By Samantha Pak
Northwest Asian Weekly
By Kelly Yang
Arthur A. Levine Books, 2018
Things are starting to look up for Mia Tang and her parents. Two years after arriving in the United States, they’ve gone from living in their car to running and living at the Calivista Motel in Anaheim, California. While her parents focus on cleaning the rooms, 10-year-old Mia manages the front desk and tends to their guests.
Mia’s parents also hide immigrants, letting them stay in empty motel rooms for free—but if the motel owner Mr. Yao finds out, their family is doomed.
“Front Desk” is an immigrant story told from a young girl’s perspective and is based on some of Yang’s real-life experiences as a child. Mia’s story will stick with you long after you’ve put down the book. She’s strong and independent, with a fierce sense of right and wrong. My favorite moments are when she stands up to anyone who tries to make her or others feel small. Mia knows when people are doing something wrong and is brave enough to call them—usually adults—out on it.
One of the reasons this story has been challenged to be removed from schools is its portrayal of police officers, who racially profile her friend Hank, a Black man and one of the “weeklies” who lives at Calivista. I always appreciate it when books geared toward young people don’t sugarcoat the realities of life. Just because they’re young doesn’t mean they haven’t been exposed to injustices. Oftentimes kids, especially BIPOC kids and those with immigrant backgrounds, are the ones caught up in it—and Yang knows this and portrays this in an age-appropriate way.
Yes, the racism, bullying, and exploitation of vulnerable populations Mia encounters might make readers uncomfortable. But that doesn’t mean we should shy away from her story. Instead, we need to ask why we’re uncomfortable and what we can do to address these issues.
By Laurence Yep
Harper & Row, 1975
At the age of 8, Moon Shadow sails across the ocean from China to be with his father, Windrider, in San Francisco. It’s 1903 and Windrider has been in the United States since before Moon Shadow was born, so the father and son are meeting for the first time. Moon Shadow joins his father, working at a laundry business owned by other Chinese men, but he quickly learns Windrider’s dream is to build a flying machine like the Wright brothers.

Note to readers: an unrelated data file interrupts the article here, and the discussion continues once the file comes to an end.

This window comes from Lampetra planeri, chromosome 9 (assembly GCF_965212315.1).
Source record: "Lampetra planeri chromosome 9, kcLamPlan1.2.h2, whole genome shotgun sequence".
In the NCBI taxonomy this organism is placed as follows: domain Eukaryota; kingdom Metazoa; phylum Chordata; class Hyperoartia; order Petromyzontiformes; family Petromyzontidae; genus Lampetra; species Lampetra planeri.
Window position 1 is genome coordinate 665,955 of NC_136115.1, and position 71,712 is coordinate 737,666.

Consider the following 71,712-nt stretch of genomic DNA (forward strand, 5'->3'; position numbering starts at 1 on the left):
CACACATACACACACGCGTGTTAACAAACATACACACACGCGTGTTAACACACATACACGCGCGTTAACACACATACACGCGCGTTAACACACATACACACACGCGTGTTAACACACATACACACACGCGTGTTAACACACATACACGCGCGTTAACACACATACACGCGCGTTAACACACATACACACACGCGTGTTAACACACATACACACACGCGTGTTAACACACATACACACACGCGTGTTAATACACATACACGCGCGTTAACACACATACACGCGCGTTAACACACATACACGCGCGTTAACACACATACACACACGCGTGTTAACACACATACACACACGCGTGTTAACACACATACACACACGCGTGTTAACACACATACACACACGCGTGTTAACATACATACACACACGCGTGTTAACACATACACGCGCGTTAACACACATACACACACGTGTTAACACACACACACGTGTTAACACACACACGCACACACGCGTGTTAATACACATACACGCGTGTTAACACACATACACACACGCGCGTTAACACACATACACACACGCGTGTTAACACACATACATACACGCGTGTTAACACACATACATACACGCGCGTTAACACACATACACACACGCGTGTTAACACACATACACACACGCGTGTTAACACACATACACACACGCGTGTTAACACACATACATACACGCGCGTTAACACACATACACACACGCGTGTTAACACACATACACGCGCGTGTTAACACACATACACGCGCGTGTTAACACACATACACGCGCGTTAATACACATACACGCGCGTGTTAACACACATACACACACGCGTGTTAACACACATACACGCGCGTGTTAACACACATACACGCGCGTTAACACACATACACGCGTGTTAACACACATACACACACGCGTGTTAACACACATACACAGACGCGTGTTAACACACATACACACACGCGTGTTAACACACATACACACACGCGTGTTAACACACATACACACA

Despite enduring mockery from other Chinese, poverty, being separated from his wife, and even an earthquake, Windrider is determined—and Moon Shadow is determined to help him.
Inspired by Fung Joe Guey, the Chinese immigrant who built a flying machine in 1909, “Dragonwings” is a story that touches on the struggles and dreams of immigrants in a time steeped in anti-Chinese and anti-Asian sentiments. From the racist attitudes of whites, to referencing the Chinese Exclusion Act and lynchings, Yep gives readers insight to what immigrants at the time dealt with while trying to survive in a country that was happy to exploit their labor, but didn’t value them as human beings.
The Chinese characters in the book refer to white people as “demons” (though once Moon Shadow gets to know some of them, he starts calling them by their names), which is one of the reasons “Dragonwings” has been challenged to be removed from schools. But when you read about how the Chinese are mistreated and the constant danger they feel, it’s understandable. This country was built on oppression and violence. But the story has predominantly been told through the lens of the oppressor, so when it’s told from the perspective of the oppressed, of course it’s not going to be pretty—and that’s all the more reason these stories need to be told. Moon Shadow reminds readers of all ages that there are multiple sides to history and shows us the importance to learn about all of them.
Last Night at the Telegraph Club
By Malinda Lo
Dutton Books, 2021
Since she was young, Lily Hu had felt there was something different about her. When she discovers a book about two women falling in love, that “something” just falls into place. Thus begins the 17-year-old’s journey to figuring herself out.
Joining her on the journey is Kathleen Miller, the girl who, up until then, has just been the other girl in math class. But once the two girls visit a lesbian bar called the Telegraph Club, Kath slowly becomes something more to Lily.
“Telegraph Club” takes place in 1954 San Francisco—not a safe time for two girls to fall in love, especially not in Chinatown. On top of that, Red Scare paranoia has many in the local Chinese American community on edge, including Lily’s family as deportation looms over them and her father’s citizenship is threatened.
Lily is a strong young woman with unwavering integrity. When faced with difficult situations, she chooses the path that’s right for herself, rather than the path that would be easier—for herself and others—even when the results are heartbreaking (as they often are). The things she sacrifices to be her authentic self will have readers questioning what they would do if they were put in the same situation.
Because “Telegraph Club” features a romance between two young women, it’s been challenged to be removed from schools. The prejudice Lily faces in the story for being who she is and for loving who she loves is not surprising, given her story takes place in the 1950s—still horrible, but expected. But to see her and Kath’s story facing similar attempts of erasure in the present day is a reminder of how far society has to go in accepting those who are seen as “different.” And this is all the more reason why this story and others like it need to exist.
Samantha can be reached at email@example.com.